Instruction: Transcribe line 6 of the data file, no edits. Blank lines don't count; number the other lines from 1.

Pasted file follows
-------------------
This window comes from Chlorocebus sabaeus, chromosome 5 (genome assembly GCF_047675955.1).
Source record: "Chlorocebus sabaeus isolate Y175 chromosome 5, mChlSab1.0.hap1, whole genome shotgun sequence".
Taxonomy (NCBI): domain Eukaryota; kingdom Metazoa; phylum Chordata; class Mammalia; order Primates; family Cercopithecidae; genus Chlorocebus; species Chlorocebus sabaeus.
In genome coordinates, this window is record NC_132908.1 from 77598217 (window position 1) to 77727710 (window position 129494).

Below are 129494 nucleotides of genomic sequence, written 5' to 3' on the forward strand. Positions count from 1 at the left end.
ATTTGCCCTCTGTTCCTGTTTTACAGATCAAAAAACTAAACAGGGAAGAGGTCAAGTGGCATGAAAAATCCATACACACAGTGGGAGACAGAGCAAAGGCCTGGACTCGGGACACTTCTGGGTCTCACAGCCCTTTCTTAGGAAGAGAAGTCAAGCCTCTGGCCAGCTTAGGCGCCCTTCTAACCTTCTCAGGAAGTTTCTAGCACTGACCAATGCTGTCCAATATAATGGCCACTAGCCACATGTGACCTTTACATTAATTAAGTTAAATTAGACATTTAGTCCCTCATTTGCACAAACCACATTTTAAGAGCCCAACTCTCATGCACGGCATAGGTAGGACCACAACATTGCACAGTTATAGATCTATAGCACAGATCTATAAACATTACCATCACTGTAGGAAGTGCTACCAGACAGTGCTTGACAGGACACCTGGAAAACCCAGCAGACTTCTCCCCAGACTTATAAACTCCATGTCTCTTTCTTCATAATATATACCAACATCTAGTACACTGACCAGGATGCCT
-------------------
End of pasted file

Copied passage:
ATTTGCCCTCTGTTCCTGTTTTACAGATCAAAAAACTAAACAGGGAAGAGGTCAAGTGGCATGAAAAATCCATACACACAGTGGGAGACAGAGCAAAGGCCTGGACTCGGGACACTTCTGGGTCTCACAGCCCTTTCTTAGGAAGAGAAGTCAAGCCTCTGGCCAGCTTAGGCGCCCTTCTAACCTTCTCAGGAAGTTTCTAGCACTGACCAATGCTGTCCAATATAATGGCCACTAGCCACATGTGACCTTTACATTAATTAAGTTAAATTAGACATTTAGTCCCTCATTTGCACAAACCACATTTTAAGAGCCCAACTCTCATGCACGGCATAGGTAGGACCACAACATTGCACAGTTATAGATCTATAGCACAGATCTATAAACATTACCATCACTGTAGGAAGTGCTACCAGACAGTGCTTGACAGGACACCTGGAAAACCCAGCAGACTTCTCCCCAGACTTATAAACTCCATGTCTCTTTCTTCATAATATATACCAACATCTAGTACACTGACCAGGATGCCT